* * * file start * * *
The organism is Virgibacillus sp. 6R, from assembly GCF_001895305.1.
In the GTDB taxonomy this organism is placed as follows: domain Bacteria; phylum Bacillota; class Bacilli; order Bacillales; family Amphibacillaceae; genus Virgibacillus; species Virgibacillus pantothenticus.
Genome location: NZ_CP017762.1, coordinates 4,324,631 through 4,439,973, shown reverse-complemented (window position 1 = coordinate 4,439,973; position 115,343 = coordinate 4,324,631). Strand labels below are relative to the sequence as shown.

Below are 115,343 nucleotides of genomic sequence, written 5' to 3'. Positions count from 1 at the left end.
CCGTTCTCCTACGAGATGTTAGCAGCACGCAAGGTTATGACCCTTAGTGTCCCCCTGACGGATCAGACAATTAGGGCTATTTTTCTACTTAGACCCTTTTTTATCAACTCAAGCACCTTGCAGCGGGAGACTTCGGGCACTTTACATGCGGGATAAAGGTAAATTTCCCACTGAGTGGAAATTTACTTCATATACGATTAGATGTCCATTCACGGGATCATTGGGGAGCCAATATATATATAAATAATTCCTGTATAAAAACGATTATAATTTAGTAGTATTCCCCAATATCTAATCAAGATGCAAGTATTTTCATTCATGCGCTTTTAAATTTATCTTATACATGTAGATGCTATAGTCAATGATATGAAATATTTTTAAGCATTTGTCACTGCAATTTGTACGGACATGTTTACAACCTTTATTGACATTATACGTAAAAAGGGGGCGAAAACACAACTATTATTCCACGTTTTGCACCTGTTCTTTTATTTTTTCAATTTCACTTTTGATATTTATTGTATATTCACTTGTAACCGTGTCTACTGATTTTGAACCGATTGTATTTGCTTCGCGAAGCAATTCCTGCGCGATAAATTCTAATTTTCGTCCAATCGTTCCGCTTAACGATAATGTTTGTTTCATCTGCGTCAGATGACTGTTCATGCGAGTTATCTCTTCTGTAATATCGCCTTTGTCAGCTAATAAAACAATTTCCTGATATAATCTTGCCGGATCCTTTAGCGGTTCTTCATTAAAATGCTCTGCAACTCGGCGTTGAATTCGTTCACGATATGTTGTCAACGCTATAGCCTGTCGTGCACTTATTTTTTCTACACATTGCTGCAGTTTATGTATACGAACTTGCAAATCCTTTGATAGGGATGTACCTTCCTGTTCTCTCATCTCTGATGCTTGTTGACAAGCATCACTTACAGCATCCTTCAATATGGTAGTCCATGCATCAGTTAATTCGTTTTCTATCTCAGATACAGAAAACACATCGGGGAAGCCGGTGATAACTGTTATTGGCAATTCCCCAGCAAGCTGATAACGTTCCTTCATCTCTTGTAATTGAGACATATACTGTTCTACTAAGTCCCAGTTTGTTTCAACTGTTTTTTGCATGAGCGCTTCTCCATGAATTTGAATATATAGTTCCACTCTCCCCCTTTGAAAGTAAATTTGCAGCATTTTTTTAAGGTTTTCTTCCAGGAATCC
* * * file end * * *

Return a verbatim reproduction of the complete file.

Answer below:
The organism is Virgibacillus sp. 6R, from assembly GCF_001895305.1.
In the GTDB taxonomy this organism is placed as follows: domain Bacteria; phylum Bacillota; class Bacilli; order Bacillales; family Amphibacillaceae; genus Virgibacillus; species Virgibacillus pantothenticus.
Genome location: NZ_CP017762.1, coordinates 4,324,631 through 4,439,973, shown reverse-complemented (window position 1 = coordinate 4,439,973; position 115,343 = coordinate 4,324,631). Strand labels below are relative to the sequence as shown.

Below are 115,343 nucleotides of genomic sequence, written 5' to 3'. Positions count from 1 at the left end.
CCGTTCTCCTACGAGATGTTAGCAGCACGCAAGGTTATGACCCTTAGTGTCCCCCTGACGGATCAGACAATTAGGGCTATTTTTCTACTTAGACCCTTTTTTATCAACTCAAGCACCTTGCAGCGGGAGACTTCGGGCACTTTACATGCGGGATAAAGGTAAATTTCCCACTGAGTGGAAATTTACTTCATATACGATTAGATGTCCATTCACGGGATCATTGGGGAGCCAATATATATATAAATAATTCCTGTATAAAAACGATTATAATTTAGTAGTATTCCCCAATATCTAATCAAGATGCAAGTATTTTCATTCATGCGCTTTTAAATTTATCTTATACATGTAGATGCTATAGTCAATGATATGAAATATTTTTAAGCATTTGTCACTGCAATTTGTACGGACATGTTTACAACCTTTATTGACATTATACGTAAAAAGGGGGCGAAAACACAACTATTATTCCACGTTTTGCACCTGTTCTTTTATTTTTTCAATTTCACTTTTGATATTTATTGTATATTCACTTGTAACCGTGTCTACTGATTTTGAACCGATTGTATTTGCTTCGCGAAGCAATTCCTGCGCGATAAATTCTAATTTTCGTCCAATCGTTCCGCTTAACGATAATGTTTGTTTCATCTGCGTCAGATGACTGTTCATGCGAGTTATCTCTTCTGTAATATCGCCTTTGTCAGCTAATAAAACAATTTCCTGATATAATCTTGCCGGATCCTTTAGCGGTTCTTCATTAAAATGCTCTGCAACTCGGCGTTGAATTCGTTCACGATATGTTGTCAACGCTATAGCCTGTCGTGCACTTATTTTTTCTACACATTGCTGCAGTTTATGTATACGAACTTGCAAATCCTTTGATAGGGATGTACCTTCCTGTTCTCTCATCTCTGATGCTTGTTGACAAGCATCACTTACAGCATCCTTCAATATGGTAGTCCATGCATCAGTTAATTCGTTTTCTATCTCAGATACAGAAAACACATCGGGGAAGCCGGTGATAACTGTTATTGGCAATTCCCCAGCAAGCTGATAACGTTCCTTCATCTCTTGTAATTGAGACATATACTGTTCTACTAAGTCCCAGTTTGTTTCAACTGTTTTTTGCATGAGCGCTTCTCCATGAATTTGAATATATAGTTCCACTCTCCCCCTTTGAAAGTAAATTTGCAGCATTTTTTTAAGGTTTTCTTCCAGGAATCC